The bridge, which is being considered in the Liberty Canyon area, would be the first of its kind in the state.
Caltrans released an initial study on the proposed project. Those in support of the bridge believe it is necessary to improve wildlife that are on both ends of the freeway. It is considered a barrier to animals and isolates animal populations on both ends of the roadway.
That isolation has led to inbreeding for mountain lions and a lack of genetic diversity. With the help of the bridge, wildlife activists hope it can promote more diversity for mountain lions to keep their species alive in the area.
A 2016 study found the mountain lion population in the Santa Monica Mountain range faces extinction within the next 50 years if there is no increase in genetic diversity.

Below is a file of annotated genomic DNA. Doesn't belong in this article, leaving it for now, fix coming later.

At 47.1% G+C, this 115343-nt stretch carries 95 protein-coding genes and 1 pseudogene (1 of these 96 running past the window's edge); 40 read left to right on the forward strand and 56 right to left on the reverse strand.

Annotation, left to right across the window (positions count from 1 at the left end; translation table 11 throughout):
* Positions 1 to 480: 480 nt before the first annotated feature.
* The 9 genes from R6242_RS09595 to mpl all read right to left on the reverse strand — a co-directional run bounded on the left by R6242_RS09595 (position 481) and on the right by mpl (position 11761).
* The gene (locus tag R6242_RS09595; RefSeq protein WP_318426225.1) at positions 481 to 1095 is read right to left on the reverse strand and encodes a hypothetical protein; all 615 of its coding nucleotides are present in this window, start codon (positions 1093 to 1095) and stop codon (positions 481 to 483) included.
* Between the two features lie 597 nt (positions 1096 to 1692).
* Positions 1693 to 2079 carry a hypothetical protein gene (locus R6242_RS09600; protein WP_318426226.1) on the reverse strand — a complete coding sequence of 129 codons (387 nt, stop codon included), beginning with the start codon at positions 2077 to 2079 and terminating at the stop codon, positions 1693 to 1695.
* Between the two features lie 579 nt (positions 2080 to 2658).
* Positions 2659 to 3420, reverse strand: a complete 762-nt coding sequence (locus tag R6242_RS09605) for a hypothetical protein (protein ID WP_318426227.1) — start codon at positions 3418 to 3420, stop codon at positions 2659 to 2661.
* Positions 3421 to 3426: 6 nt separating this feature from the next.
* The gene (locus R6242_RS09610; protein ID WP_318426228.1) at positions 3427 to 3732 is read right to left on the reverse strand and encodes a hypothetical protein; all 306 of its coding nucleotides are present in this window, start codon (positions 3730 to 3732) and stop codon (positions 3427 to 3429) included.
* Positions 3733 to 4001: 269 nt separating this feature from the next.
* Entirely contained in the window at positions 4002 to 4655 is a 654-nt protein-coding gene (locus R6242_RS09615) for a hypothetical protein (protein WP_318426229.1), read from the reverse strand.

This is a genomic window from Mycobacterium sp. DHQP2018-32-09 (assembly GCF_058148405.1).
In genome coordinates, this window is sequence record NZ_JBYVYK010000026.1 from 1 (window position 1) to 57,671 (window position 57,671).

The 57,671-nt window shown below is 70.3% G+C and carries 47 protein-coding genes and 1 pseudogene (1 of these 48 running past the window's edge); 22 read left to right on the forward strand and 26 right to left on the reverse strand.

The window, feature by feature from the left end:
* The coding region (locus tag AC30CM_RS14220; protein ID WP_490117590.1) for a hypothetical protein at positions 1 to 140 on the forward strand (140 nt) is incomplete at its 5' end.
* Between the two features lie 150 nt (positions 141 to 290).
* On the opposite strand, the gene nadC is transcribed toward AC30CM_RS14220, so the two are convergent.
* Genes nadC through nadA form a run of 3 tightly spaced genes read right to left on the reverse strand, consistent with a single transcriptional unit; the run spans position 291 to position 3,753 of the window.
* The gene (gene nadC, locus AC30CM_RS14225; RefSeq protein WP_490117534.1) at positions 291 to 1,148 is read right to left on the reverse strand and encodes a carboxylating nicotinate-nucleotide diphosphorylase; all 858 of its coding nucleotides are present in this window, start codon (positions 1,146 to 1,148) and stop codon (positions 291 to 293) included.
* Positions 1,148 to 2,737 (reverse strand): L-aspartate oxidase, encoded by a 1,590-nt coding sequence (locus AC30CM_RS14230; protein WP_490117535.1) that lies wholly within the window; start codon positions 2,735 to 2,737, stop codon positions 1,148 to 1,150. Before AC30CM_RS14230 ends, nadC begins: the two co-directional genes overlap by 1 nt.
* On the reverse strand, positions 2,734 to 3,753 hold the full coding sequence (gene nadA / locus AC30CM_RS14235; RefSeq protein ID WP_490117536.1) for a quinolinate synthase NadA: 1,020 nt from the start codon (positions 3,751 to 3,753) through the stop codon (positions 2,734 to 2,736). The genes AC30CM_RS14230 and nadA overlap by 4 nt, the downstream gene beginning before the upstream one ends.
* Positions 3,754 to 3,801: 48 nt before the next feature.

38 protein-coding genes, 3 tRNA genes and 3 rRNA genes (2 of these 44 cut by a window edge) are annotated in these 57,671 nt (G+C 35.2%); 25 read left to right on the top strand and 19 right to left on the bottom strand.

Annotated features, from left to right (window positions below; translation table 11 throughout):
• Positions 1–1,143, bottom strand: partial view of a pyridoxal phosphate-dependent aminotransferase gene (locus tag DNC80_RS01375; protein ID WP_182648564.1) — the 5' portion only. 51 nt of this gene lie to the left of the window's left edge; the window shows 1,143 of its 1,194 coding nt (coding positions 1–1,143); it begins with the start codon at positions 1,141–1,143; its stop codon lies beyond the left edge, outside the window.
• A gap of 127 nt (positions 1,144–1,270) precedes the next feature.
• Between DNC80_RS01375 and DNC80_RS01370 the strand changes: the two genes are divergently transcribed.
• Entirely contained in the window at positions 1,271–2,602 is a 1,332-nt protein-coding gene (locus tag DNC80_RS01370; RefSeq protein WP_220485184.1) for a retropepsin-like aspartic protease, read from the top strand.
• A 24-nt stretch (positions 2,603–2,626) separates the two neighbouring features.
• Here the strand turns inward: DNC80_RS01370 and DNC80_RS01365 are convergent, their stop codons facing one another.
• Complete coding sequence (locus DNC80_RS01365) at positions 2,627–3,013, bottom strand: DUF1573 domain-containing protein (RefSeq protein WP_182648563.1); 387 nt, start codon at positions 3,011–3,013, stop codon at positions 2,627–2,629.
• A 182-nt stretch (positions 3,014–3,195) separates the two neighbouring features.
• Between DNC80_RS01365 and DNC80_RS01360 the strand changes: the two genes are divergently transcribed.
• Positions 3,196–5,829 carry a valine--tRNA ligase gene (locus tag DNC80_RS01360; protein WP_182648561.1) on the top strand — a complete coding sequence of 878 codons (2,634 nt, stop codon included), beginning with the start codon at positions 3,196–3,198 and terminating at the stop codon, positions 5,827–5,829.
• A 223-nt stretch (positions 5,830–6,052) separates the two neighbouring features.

Supports believe the bridge will also prevent car crashes and injuries to drivers as well as stop animals from dying after being hit by vehicles when they attempt to cross the freeway.
Fundraising efforts are already underway by the National Wildlife Federation and Santa Monica Mountains Fund, and Caltrans said no public funds would be diverted from other projects to build the bridge.
If you would like to view the impact report and leave comments for Caltrans, you may do so by clicking here.
A public hearing will also be held on Oct. 12 at 6 p.m. at King Gillette Ranch Auditorium, 26800 Mullholand Highway, in Calabasas.
City News Service contributed to this report.